Rhodes University not partaking in international rankingsDate Released: Tue, 23 July 2013 11:59 +0200
Examining the surge in interest in international ranking systems Deputy-Dean (Research), Faculty of Education, Stellenbosch University, Prof Lesley Le Grange argued that these shifts are reflective of Professor Jon McKenzie’s ‘age of performance’ that characterises the 21st century in which performativity is the main focus of many institutions.
Unlike Britain which assesses departments, Prof Le Grange said South Africa generally ranks academics and universities according to various criteria. As such, there has been a shift in the understanding of technical validity, he said.
“We are not asking what the purpose of education is or what quality education is. Instead the discourses have shifted from talking about issues of value to vacuity, such as excellence and quantity,” said Prof Le Grange.
Such tendencies are a result of the ideological approach that underpins the international ranking system Prof Murthee Maistry, Head of Social Science Education, UKZN, explained, emphasising the competitive and neo-liberal influence of such an approach.
“These ideologies are the result of the ideological direction the university chooses and illuminates the infatuation involved in such a short term approach,” said Prof Maistry.
According to Rhodes University Vice-Chancellor, Dr Saleem Badat, the strategic decision for Rhodes University not to partake in any international rankings is reflective of the university’s efforts to meet the real needs of the (South) African education sector without engaging in homogenous attempts at excellence.
“Global international rankings suffer from weaknesses in data, contain arbitrary processes and indexes, and undermine validity. They present Western, North American universities as the pinnacles of education ideals,” he said, referring to such ideals as ‘world class universities’.
Such a concept did not exist until recently, Dr Badat said, emphasising that “it should not be assumed that creating world class universities will contribute to economic development. Plonking the Western model in some societies does not mean they will play the same role as Oxford, MIT and other highly regarded institutions.”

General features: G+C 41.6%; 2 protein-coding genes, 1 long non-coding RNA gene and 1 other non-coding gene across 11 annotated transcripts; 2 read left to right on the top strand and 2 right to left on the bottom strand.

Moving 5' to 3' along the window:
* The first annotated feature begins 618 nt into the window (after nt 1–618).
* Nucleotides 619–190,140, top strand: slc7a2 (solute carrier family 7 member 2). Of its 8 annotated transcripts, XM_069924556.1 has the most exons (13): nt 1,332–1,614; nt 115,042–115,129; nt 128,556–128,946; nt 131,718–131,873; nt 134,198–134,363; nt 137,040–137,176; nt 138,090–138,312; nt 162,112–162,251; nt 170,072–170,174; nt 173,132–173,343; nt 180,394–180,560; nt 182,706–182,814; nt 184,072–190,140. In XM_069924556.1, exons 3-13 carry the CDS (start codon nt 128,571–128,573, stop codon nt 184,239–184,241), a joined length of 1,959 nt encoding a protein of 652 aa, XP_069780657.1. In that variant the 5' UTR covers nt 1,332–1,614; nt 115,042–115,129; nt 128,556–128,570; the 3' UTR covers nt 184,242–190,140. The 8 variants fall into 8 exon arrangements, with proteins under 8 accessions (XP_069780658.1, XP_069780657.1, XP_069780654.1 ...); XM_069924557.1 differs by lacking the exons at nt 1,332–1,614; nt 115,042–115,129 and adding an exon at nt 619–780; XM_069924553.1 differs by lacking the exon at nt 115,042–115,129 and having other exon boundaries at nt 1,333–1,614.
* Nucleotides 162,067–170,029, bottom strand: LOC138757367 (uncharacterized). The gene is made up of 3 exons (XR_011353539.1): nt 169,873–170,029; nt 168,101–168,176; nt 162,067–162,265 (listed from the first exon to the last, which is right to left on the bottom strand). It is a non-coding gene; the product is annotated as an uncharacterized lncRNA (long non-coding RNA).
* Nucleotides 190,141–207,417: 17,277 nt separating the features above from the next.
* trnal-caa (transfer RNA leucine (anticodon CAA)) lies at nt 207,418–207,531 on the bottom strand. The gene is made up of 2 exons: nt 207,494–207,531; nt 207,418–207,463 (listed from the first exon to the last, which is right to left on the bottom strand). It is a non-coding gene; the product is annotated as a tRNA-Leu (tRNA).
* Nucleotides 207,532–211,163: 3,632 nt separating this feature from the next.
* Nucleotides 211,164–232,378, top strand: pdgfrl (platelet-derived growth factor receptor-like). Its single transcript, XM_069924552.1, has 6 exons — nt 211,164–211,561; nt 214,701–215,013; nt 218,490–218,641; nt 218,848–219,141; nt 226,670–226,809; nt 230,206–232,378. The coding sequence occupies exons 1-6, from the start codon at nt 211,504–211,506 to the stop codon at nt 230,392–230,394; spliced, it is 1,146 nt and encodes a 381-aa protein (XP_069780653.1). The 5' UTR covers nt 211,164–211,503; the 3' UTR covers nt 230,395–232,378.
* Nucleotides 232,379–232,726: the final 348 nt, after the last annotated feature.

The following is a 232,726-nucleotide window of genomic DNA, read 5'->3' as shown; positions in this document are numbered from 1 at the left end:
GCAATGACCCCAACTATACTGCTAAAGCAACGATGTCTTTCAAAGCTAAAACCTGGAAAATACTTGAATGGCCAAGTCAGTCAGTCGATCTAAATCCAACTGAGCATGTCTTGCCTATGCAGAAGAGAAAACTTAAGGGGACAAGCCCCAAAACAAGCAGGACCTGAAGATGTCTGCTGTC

Dr Badat said that instead of aspiring to this western educational ideal, (South) African universities should concentrate on establishing themselves in different ways with different strengths.
“Instead of valuing horizontal continuum…the world class university has the perverse effect of privileging horizontal hierarchies. We need to concentrate on the specific national realities of the global south that require differentiated and diverse institutions, not universities of homogeneity and isomorphism. There is no sense in all our universities competing for the same objectives despite their different needs, passions, goals and capabilities,” he said.
According to the speakers, international ranking systems are a growing industry in the university sector with a number of institutions investing a great deal of time and money into improving their positions on the QS, the ARWU, the Times Higher Education World University Rankings and others. This growth in the use of performance metrics is not restricted to rankings.
The panel was hosted by Rhodes University’s Education Department as part of its ‘Education Dialogues’.
Panelists included Dr Badat, Professor Le Grange, Professor Maistry, and Professor Heila Lotz-Sisitka, Murray & Roberts Chair of Environmental Education and Sustainability, Rhodes University.
By Sarah-Jane Bradfield
Photo by Desiree Schirlinger